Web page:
Then I looked at the parking lot. Directly in front of our building, there is one available parking space. The other parking spaces are across the road or in front of the adjacent building (and there are only 3 spots in front of that building). There are three floors to the apartment building, which means everyone on the second or third floor have quite a long haul each week when they do things like unload groceries or have furniture delivered. (Incidentally there is no elevator, either, causing many of our packages to be dropped at our downstairs neighbor’s doorstep–an astounding feat of laziness by our UPS driver–but I don’t blame him for the apartment’s bad design).

The point about the parking lot is this: when there is only one decent parking spot, it creates a sadistic rush among tenants to secure and hold onto that spot. When you pull into the complex with 8 bags of groceries and you see that spot is taken (it’s always taken), you can not help but curse under your breath. Worse, you start paying attention to who holds the spot the most and begin questioning the fairness of the parking situation.

It is silly to stress over a single parking spot each day. And yet… that is the experience our apartment is literally built upon.

As a brand, company, or even just a team within your organization, when you start by encouraging your customers to hate each other, how can you expect them to love you? (Call centers with infuriatingly long hold times… I’m looking at you…)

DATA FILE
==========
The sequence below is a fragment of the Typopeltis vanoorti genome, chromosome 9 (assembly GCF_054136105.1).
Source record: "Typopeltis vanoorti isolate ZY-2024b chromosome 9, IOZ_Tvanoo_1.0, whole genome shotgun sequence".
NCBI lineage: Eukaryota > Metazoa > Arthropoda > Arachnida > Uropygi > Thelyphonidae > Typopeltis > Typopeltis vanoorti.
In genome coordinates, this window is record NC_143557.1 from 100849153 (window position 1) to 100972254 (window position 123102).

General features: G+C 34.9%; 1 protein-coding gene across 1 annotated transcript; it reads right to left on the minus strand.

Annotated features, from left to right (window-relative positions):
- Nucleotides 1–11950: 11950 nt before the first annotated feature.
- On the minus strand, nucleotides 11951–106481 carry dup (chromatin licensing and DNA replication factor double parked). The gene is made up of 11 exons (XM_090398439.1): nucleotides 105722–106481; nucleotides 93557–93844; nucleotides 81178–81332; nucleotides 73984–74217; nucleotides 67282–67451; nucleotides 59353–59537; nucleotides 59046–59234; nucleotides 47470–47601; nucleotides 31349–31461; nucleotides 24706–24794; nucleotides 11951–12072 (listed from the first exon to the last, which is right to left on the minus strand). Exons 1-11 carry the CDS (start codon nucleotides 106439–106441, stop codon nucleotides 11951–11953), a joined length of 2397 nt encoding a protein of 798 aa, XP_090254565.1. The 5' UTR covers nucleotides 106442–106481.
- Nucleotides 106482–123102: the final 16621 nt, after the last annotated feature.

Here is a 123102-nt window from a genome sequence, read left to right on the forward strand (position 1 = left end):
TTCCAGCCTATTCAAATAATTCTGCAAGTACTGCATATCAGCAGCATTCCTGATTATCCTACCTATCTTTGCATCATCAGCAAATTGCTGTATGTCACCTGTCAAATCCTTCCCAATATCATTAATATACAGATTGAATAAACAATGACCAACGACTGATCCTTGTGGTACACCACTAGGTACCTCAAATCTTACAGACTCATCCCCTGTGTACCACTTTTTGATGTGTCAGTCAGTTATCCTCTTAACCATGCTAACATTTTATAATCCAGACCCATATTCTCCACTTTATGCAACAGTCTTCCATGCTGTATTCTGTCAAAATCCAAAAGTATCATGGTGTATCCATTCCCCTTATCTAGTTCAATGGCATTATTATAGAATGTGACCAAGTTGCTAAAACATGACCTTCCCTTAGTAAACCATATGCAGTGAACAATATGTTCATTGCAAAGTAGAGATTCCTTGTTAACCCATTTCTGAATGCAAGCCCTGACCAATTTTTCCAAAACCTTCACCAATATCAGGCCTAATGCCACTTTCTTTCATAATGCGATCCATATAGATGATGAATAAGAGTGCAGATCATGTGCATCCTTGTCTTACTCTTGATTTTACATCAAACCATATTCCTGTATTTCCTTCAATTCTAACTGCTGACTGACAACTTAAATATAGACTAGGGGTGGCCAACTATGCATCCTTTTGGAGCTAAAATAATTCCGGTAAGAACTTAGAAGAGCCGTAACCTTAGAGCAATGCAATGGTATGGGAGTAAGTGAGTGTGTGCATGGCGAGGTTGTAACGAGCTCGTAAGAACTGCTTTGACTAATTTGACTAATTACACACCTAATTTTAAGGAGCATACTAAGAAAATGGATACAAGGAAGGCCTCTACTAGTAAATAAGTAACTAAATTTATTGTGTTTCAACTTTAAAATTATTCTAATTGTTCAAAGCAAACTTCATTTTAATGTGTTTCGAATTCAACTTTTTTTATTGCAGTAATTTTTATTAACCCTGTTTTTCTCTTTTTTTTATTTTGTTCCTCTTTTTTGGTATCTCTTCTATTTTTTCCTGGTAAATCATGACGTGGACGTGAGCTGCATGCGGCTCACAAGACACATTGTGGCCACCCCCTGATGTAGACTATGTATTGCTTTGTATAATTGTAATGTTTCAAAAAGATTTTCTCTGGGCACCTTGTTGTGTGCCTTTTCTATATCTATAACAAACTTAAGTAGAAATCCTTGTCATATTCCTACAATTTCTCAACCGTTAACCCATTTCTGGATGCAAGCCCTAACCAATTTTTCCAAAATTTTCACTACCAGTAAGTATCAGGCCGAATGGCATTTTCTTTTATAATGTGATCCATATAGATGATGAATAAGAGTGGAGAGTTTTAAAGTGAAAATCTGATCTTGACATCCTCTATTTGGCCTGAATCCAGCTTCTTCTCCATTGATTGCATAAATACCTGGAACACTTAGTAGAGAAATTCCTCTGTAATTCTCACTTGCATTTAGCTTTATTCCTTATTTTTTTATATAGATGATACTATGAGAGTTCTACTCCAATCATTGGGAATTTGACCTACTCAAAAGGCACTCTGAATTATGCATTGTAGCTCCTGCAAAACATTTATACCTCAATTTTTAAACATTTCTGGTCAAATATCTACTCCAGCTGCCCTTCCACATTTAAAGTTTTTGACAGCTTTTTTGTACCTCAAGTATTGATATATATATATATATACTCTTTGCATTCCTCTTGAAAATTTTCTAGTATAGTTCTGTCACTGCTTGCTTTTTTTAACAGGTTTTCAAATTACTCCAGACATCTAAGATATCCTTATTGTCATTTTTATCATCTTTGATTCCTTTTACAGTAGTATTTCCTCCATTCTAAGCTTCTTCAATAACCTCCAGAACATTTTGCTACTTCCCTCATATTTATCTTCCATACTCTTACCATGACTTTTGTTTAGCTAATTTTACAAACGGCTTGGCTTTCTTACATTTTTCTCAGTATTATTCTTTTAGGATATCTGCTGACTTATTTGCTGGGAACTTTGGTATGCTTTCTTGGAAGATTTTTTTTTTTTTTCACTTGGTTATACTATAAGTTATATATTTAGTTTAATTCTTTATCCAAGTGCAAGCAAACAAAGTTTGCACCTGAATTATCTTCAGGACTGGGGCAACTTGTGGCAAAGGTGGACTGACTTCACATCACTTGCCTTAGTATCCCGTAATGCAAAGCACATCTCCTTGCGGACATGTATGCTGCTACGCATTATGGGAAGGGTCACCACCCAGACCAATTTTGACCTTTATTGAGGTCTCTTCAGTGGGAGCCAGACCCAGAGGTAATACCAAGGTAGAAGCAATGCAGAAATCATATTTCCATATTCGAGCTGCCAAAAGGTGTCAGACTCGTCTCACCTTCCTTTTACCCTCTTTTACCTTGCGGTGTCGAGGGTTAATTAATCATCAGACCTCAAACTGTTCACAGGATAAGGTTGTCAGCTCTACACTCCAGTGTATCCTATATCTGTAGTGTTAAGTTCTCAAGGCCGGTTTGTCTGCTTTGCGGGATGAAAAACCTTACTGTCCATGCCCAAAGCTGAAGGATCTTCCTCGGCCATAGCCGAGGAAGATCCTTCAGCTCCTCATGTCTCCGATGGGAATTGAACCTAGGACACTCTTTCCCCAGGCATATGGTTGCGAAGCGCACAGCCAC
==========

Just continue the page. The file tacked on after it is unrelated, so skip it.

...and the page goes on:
Understanding that customer service starts even before a customer pulls into your parking lot is a good place to begin thinking about how your customer’s experience will end (in a blog post ratting you out or in a recommendation to a friend?).

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Great People Are Hard to Find

Each day on this blog I share a lesson I have learned. Here is today’s lesson.

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Before the interview started I knew Ted was over qualified for the position. It was an entry-level position. His last job was CEO of a national firm.

The title of Chief Executive Officer is lucrative and demanding and Ted excelled in the position, as well as all the positions that led him there, for several years. I was curious why he wanted to give that up. I even said, “You did notice this is an entry-level position, right?”

He laughed, understanding why anyone might be confused as to why someone would want to go from CEO to lowest position on the totem pole. I could actually relate more than he knew as I did something similar years ago. A CEO, it is assumed, has money, power, and respect. All of those are nice but what Ted really wanted was to live a life where his children knew his name and were excited to see him when he came home.

“I feel like my job for the last 10 years has been to fly around the country and apologize for other people’s mistakes. I just want to be recognized for my contribution and receive an honest day’s pay for an honest day’s work. Then I want to go home and enjoy my time with my wife and kids. That’s all.”

What a powerful statement.

Unfortunately, the position Ted was applying for was put on hold and will not be filled for at least another month or two. I found that out right after the interview and shared Ted’s story with the owner of our company.

He said, “Ted sounds like a great person and great people are hard to find. We can’t hire him for that role but let’s meet and see if we can find a home for him somewhere in our organization.”